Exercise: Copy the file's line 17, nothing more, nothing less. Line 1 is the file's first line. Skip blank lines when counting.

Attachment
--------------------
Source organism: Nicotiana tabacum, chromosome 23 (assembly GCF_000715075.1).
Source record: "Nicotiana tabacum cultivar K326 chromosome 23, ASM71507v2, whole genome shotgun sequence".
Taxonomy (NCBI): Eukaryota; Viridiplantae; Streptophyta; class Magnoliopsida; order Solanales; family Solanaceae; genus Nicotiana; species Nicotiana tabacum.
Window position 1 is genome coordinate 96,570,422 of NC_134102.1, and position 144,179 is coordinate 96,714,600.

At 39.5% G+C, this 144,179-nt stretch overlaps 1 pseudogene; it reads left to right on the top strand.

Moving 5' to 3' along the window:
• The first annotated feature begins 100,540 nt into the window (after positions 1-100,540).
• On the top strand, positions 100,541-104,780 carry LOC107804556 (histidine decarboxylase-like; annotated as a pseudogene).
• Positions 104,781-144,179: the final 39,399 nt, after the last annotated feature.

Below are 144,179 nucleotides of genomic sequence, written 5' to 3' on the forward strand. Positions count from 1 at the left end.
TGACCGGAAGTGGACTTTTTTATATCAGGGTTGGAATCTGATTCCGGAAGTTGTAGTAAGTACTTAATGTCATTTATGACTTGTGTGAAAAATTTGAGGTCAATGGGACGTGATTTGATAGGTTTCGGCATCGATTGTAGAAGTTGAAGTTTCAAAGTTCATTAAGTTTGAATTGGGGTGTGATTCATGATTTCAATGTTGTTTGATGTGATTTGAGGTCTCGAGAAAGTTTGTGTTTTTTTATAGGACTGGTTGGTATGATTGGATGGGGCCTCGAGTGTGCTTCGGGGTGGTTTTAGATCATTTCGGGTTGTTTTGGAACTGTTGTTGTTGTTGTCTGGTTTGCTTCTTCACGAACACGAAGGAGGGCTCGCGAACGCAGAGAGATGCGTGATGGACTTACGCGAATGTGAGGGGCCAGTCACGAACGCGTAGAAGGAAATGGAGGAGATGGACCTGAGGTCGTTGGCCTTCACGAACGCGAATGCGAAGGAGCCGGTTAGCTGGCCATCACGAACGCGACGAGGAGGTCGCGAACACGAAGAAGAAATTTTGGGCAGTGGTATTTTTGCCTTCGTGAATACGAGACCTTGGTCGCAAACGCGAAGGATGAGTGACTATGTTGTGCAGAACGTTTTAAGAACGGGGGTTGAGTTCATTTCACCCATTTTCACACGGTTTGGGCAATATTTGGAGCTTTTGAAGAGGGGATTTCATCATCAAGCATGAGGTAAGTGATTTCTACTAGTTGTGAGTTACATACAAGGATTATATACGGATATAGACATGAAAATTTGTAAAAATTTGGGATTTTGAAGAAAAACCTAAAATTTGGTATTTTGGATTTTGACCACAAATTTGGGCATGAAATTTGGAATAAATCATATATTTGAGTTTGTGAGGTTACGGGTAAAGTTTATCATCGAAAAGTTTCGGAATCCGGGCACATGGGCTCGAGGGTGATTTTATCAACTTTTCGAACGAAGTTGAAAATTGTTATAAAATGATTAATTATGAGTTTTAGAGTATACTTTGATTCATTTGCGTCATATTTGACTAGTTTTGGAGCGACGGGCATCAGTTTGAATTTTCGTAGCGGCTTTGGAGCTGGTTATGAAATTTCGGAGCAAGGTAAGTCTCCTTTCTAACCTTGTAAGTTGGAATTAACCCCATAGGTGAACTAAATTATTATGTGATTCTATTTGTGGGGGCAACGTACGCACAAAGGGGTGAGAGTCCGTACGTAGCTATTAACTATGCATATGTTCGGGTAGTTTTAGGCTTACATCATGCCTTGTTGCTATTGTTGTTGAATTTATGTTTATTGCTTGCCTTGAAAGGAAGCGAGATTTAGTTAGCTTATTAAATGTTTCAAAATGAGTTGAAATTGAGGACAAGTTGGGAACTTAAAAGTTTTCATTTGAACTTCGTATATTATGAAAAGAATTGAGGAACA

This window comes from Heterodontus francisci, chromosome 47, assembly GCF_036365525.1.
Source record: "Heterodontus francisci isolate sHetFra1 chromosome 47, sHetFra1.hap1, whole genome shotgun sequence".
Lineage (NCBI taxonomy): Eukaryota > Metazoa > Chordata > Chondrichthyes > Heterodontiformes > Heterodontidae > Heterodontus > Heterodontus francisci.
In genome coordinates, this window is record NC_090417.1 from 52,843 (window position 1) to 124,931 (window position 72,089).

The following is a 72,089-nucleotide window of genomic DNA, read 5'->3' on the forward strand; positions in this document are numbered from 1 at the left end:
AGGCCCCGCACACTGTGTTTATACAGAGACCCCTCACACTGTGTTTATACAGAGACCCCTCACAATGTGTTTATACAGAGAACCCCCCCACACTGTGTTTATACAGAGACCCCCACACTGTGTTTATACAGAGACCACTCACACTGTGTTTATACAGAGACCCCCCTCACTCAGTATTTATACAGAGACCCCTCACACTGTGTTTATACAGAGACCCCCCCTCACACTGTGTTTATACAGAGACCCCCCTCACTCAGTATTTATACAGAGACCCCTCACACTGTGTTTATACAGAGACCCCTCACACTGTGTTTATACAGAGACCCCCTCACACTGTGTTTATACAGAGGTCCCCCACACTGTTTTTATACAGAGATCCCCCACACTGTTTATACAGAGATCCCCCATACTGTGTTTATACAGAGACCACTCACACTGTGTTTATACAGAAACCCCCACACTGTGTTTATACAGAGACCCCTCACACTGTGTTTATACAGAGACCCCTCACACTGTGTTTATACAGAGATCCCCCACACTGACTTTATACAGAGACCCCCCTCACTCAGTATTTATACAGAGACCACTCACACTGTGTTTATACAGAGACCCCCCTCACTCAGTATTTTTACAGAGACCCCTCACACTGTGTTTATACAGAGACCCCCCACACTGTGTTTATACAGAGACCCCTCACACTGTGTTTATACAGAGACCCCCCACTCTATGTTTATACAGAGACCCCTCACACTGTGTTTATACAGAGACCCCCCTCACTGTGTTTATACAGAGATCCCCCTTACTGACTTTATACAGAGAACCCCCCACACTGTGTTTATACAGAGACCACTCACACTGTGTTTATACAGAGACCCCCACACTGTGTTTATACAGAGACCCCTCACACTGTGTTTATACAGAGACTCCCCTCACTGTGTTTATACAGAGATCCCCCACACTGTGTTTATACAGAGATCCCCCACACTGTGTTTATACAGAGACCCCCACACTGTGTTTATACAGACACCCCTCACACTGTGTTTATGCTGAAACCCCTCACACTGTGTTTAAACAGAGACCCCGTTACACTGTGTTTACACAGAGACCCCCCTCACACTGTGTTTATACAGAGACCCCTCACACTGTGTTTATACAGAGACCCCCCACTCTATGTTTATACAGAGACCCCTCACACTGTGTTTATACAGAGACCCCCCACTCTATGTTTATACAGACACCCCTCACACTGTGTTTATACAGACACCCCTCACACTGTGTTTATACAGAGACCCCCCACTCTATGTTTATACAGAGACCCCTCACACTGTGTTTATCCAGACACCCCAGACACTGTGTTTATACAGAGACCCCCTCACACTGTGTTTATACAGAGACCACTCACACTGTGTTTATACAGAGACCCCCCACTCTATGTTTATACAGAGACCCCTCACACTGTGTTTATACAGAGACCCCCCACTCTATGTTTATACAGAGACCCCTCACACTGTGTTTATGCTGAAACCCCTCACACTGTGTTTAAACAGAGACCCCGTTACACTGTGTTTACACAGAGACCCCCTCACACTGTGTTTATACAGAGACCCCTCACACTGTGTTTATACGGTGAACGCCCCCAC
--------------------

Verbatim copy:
AGGCCCCGCACACTGTGTTTATACAGAGACCCCTCACACTGTGTTTATACAGAGACCCCTCACAATGTGTTTATACAGAGAACCCCCCCACACTGTGTTTATACAGAGACCCCCACACTGTGTTTATACAGAGACCACTCACACTGTGTTTATACAGAGACCCCCCTCACTCAGTATTTATACAGAGACCCCTCACACTGTGTTTATACAGAGACCCCCCCTCACACTGTGTTTATACAGAGACCCCCCTCACTCAGTATTTATACAGAGACCCCTCACACTGTGTTTATACAGAGACCCCTCACACTGTGTTTATACAGAGACCCCCTCACACTGTGTTTATACAGAGGTCCCCCACACTGTTTTTATACAGAGATCCCCCACACTGTTTATACAGAGATCCCCCATACTGTGTTTATACAGAGACCACTCACACTGTGTTTATACAGAAACCCCCACACTGTGTTTATACAGAGACCCCTCACACTGTGTTTATACAGAGACCCCTCACACTGTGTTTATACAGAGATCCCCCACACTGACTTTATACAGAGACCCCCCTCACTCAGTATTTATACAGAGACCACTCACACTGTGTTTATACAGAGACCCCCCTCACTCAGTATTTTTACAGAGACCCCTCACACTGTGTTTATACAGAGACCCCCCACACTGTGTTTATACAGAGACCCCTCACACTGTGTTTATACAGAGACCCCCCACTCTATGTTTATACAGAGACCCCTCACACTGTGTTTATACAGAGACCCCCCTCACTGTGTTTATACAGAGATCCCCCTTACTGACTTTATACAGAGAACCCCCCACACTGTGTTTATACAGAGACCACTCACACTGTGTTTATACAGAGACCCCCACACTGTGTTTATACAGAGACCCCTCACACTGTGTTTATACAGAGACTCCCCTCACTGTGTTTATACAGAGATCCCCCACACTGTGTTTATACAGAGATCCCCCACACTGTGTTTATACAGAGACCCCCACACTGTGTTTATACAGACACCCCTCACACTGTGTTTATGCTGAAACCCCTCACACTGTGTTTAAACAGAGACCCCGTTACACTGTGTTTACACAGAGACCCCCCTCACACTGTGTTTATACAGAGACCCCTCACACTGTGTTTATACAGAGACCCCCCACTCTATGTTTATACAGAGACCCCTCACACTGTGTTTATACAGAGACCCCCCACTCTATGTTTATACAGACACCCCTCACACTGTGTTTATACAGACACCCCTCACACTGTGTTTATACAGAGACCCCCCACTCTATGTTTATACAGAGACCCCTCACACTGTGTTTATCCAGACACCCCAGACACTGTGTTTATACAGAGACCCCCTCACACTGTGTTTATACAGAGACCACTCACACTGTGTTTATACAGAGACCCCCCACTCTATGTTTATACAGAGACCCCTCACACTGTGTTTATACAGAGACCCCCCACTCTATGTTTATACAGAGACCCCTCACACTGTGTTTATGCTGAAACCCCTCACACTGTGTTTAAACAGAGACCCCGTTACACTGTGTTTACACAGAGACCCCCTCACACTGTGTTTATACAGAGACCCCTCACACTGTGTTTATACGGTGAACGCCCCCAC